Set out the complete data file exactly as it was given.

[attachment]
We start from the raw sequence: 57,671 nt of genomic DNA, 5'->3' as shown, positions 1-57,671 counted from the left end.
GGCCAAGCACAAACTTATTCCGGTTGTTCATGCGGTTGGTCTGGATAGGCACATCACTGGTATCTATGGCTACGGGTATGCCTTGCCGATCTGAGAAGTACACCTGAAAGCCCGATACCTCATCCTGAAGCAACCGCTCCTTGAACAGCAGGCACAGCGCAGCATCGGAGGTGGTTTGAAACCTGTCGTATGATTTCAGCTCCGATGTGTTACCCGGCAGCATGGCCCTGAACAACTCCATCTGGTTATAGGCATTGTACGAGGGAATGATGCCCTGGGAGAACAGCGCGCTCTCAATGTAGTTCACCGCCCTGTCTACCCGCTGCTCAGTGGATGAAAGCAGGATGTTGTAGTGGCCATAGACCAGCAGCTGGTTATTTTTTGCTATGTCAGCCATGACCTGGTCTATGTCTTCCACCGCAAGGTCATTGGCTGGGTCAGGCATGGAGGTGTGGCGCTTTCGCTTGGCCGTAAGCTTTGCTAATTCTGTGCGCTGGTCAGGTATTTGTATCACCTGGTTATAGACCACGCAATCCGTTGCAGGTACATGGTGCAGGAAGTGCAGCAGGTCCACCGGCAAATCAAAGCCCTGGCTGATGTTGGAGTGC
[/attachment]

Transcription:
We start from the raw sequence: 57,671 nt of genomic DNA, 5'->3' as shown, positions 1-57,671 counted from the left end.
GGCCAAGCACAAACTTATTCCGGTTGTTCATGCGGTTGGTCTGGATAGGCACATCACTGGTATCTATGGCTACGGGTATGCCTTGCCGATCTGAGAAGTACACCTGAAAGCCCGATACCTCATCCTGAAGCAACCGCTCCTTGAACAGCAGGCACAGCGCAGCATCGGAGGTGGTTTGAAACCTGTCGTATGATTTCAGCTCCGATGTGTTACCCGGCAGCATGGCCCTGAACAACTCCATCTGGTTATAGGCATTGTACGAGGGAATGATGCCCTGGGAGAACAGCGCGCTCTCAATGTAGTTCACCGCCCTGTCTACCCGCTGCTCAGTGGATGAAAGCAGGATGTTGTAGTGGCCATAGACCAGCAGCTGGTTATTTTTTGCTATGTCAGCCATGACCTGGTCTATGTCTTCCACCGCAAGGTCATTGGCTGGGTCAGGCATGGAGGTGTGGCGCTTTCGCTTGGCCGTAAGCTTTGCTAATTCTGTGCGCTGGTCAGGTATTTGTATCACCTGGTTATAGACCACGCAATCCGTTGCAGGTACATGGTGCAGGAAGTGCAGCAGGTCCACCGGCAAATCAAAGCCCTGGCTGATGTTGGAGTGC